KEFALONIA IS THE LARGEST of the Ionian islands off the western seaboard of Greece, and has long been a popular destination for tourists, especially from northern Europe.
With its balmy Mediterranean climate, clear waters and rich historical background, few would question Kefalonia’s potential as a holiday destination. But apart from its obvious charm and featuring in the 2001 war film Captain Corelli’s Mandolin (starring Nicolas Cage), Kefalonia also presents a unique phenomenon that has intrigued scientists for nearly 200 years.
Here, at a discreet point on a peninsula, the sea flows into the land – and the water eventually reappears on the other side of the island.
I’ve been a cave-diver for 46 years, and had heard of this unusual phenomenon very early on in my diving career. The intriguing situation was recorded at Katavothres, on the headland near the capital Argostoli. As early as 1835 an Englishman called Stevenson documented the disappearing water, and subsequently a small water-wheel was constructed to operate a corn mill.
Scientists naturally took an interest in the unusual water flow, and in 1963 a strong dye was poured into the sink.
This experiment, carried out by Ioannis Petrocheilos and the Austrian hydrogeologists Maurin and Zölt, involved the use of 140kg of uranine, a very intensive green colour.
Amazingly, the green water was to reappear 14 days later near Sami on the eastern side of the island – more than nine miles away. Appearing first at the popular tourist venue Melissani Lake, it finally emerged from the flooded cave of Karavomilos, at a point slightly higher than sea level.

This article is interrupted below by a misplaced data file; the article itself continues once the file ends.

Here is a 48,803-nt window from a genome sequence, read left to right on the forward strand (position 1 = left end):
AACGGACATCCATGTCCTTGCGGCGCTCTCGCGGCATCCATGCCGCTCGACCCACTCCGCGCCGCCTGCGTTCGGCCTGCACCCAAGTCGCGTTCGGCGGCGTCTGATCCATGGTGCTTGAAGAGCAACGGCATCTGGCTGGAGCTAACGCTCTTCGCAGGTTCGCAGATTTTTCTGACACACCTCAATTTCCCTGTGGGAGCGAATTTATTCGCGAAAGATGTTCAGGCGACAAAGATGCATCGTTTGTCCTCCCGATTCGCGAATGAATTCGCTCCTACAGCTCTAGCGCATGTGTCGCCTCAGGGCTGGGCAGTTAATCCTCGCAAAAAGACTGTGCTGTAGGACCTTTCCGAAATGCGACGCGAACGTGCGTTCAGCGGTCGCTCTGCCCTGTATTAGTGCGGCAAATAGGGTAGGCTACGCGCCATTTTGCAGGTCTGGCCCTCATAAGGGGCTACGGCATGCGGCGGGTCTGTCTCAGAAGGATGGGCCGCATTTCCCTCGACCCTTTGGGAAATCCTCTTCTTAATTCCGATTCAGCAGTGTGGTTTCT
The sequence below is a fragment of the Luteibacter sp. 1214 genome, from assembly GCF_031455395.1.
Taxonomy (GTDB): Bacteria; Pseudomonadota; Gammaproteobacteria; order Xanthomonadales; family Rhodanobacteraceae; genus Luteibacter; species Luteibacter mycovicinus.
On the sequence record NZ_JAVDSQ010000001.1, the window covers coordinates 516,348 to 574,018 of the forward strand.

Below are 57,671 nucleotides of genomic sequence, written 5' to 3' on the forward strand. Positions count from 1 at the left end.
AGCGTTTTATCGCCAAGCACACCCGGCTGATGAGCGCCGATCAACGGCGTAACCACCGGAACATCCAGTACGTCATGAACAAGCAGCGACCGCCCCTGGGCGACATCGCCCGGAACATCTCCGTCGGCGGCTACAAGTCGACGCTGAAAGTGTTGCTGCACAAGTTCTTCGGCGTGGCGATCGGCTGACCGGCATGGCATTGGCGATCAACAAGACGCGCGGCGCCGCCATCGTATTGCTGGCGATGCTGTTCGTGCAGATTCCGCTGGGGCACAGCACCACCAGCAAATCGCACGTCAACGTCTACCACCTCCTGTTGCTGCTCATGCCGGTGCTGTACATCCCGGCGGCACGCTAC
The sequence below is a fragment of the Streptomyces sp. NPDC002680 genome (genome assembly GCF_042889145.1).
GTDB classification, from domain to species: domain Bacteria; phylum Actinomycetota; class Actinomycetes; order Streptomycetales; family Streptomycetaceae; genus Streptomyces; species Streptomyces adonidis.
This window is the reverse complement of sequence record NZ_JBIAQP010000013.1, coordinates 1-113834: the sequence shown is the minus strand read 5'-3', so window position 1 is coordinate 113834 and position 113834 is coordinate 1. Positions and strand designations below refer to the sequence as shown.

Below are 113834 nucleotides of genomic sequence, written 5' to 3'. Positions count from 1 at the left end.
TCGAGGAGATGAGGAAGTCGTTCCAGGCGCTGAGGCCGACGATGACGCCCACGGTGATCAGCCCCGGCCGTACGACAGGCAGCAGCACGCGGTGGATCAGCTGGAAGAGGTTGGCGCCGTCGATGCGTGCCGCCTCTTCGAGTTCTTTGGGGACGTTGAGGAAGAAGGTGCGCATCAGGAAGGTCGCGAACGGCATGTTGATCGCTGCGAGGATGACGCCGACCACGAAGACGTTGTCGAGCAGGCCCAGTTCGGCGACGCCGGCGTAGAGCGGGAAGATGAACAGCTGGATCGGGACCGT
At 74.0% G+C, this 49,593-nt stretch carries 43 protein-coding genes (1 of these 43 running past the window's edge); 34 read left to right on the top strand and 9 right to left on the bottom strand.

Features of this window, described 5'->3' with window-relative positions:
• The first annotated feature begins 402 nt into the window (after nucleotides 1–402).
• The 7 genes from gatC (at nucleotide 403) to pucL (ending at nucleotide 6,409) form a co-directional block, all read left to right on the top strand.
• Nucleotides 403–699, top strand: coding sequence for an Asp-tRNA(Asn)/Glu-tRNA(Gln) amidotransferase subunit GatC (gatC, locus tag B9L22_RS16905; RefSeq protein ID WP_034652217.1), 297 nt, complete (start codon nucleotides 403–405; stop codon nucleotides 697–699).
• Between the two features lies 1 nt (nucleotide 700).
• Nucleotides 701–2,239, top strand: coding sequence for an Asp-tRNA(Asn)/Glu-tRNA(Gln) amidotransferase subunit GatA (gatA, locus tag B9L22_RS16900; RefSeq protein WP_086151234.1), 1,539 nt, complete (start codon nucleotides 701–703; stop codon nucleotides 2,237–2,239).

Diving in the lake.
Here again, a water-wheel was constructed. Today the structure is still evident and, while the wheel may no longer turn, it’s fascinating to see the brackish water running in force down the stone-lined channel to the sea a few metres away.
In effect, therefore, the water would appear to run uphill from one side of the island to the other!
Various theories have been formulated to explain this unique situation. While the most likely answer involves the mixing of fresh with sea water, and the complicated physics of water density, to an explorer the reality is that there is one exceptionally long cave system waiting to be uncovered there.
To date, numerous cave entrances have been located but few possess more than a few hundred metres of passages.
I had made a fleeting visit to Kefalonia back in 2003, and had been fortunate at that time to take some photographs in Melissani Lake Cave.
Archaeological discoveries made at this site mean that today dive access there is complicated, with permissions required from a government department in Athens. As such, divers need to be aware that the process is not quick or simple, and if filming or photography is envisaged, access will involve certain expense.